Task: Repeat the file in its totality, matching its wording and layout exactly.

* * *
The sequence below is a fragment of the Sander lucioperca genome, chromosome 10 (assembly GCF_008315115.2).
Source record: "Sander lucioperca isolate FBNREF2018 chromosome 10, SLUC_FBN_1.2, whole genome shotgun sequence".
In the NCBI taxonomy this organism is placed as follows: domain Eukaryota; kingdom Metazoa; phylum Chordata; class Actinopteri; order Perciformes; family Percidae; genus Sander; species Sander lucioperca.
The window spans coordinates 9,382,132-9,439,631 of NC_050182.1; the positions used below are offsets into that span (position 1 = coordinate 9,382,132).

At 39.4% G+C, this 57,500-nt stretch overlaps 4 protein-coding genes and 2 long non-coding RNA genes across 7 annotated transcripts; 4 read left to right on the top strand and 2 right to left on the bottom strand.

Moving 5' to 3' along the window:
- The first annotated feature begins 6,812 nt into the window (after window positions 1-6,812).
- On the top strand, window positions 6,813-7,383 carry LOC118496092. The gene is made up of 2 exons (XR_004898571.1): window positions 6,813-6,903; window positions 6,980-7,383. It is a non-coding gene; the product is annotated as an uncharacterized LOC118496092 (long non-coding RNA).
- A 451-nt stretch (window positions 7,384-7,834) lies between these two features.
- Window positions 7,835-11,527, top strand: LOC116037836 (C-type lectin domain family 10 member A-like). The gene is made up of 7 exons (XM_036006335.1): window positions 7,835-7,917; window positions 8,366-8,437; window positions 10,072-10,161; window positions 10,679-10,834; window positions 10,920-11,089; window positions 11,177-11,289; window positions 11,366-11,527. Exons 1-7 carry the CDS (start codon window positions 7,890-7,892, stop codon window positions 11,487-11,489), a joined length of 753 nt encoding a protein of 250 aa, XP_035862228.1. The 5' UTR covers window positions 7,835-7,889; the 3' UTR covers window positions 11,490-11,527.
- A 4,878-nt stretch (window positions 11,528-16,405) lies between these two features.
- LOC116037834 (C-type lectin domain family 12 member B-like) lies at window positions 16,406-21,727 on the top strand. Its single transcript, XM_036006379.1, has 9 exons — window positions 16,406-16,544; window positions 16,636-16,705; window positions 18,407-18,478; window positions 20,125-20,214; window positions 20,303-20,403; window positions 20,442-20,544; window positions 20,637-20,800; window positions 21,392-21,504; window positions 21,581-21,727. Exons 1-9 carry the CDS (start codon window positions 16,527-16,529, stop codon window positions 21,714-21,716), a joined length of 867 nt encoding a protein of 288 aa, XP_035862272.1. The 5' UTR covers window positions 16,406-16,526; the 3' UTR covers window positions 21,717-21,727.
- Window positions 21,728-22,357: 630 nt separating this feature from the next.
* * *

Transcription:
The sequence below is a fragment of the Sander lucioperca genome, chromosome 10 (assembly GCF_008315115.2).
Source record: "Sander lucioperca isolate FBNREF2018 chromosome 10, SLUC_FBN_1.2, whole genome shotgun sequence".
In the NCBI taxonomy this organism is placed as follows: domain Eukaryota; kingdom Metazoa; phylum Chordata; class Actinopteri; order Perciformes; family Percidae; genus Sander; species Sander lucioperca.
The window spans coordinates 9,382,132-9,439,631 of NC_050182.1; the positions used below are offsets into that span (position 1 = coordinate 9,382,132).

At 39.4% G+C, this 57,500-nt stretch overlaps 4 protein-coding genes and 2 long non-coding RNA genes across 7 annotated transcripts; 4 read left to right on the top strand and 2 right to left on the bottom strand.

Moving 5' to 3' along the window:
- The first annotated feature begins 6,812 nt into the window (after window positions 1-6,812).
- On the top strand, window positions 6,813-7,383 carry LOC118496092. The gene is made up of 2 exons (XR_004898571.1): window positions 6,813-6,903; window positions 6,980-7,383. It is a non-coding gene; the product is annotated as an uncharacterized LOC118496092 (long non-coding RNA).
- A 451-nt stretch (window positions 7,384-7,834) lies between these two features.
- Window positions 7,835-11,527, top strand: LOC116037836 (C-type lectin domain family 10 member A-like). The gene is made up of 7 exons (XM_036006335.1): window positions 7,835-7,917; window positions 8,366-8,437; window positions 10,072-10,161; window positions 10,679-10,834; window positions 10,920-11,089; window positions 11,177-11,289; window positions 11,366-11,527. Exons 1-7 carry the CDS (start codon window positions 7,890-7,892, stop codon window positions 11,487-11,489), a joined length of 753 nt encoding a protein of 250 aa, XP_035862228.1. The 5' UTR covers window positions 7,835-7,889; the 3' UTR covers window positions 11,490-11,527.
- A 4,878-nt stretch (window positions 11,528-16,405) lies between these two features.
- LOC116037834 (C-type lectin domain family 12 member B-like) lies at window positions 16,406-21,727 on the top strand. Its single transcript, XM_036006379.1, has 9 exons — window positions 16,406-16,544; window positions 16,636-16,705; window positions 18,407-18,478; window positions 20,125-20,214; window positions 20,303-20,403; window positions 20,442-20,544; window positions 20,637-20,800; window positions 21,392-21,504; window positions 21,581-21,727. Exons 1-9 carry the CDS (start codon window positions 16,527-16,529, stop codon window positions 21,714-21,716), a joined length of 867 nt encoding a protein of 288 aa, XP_035862272.1. The 5' UTR covers window positions 16,406-16,526; the 3' UTR covers window positions 21,717-21,727.
- Window positions 21,728-22,357: 630 nt separating this feature from the next.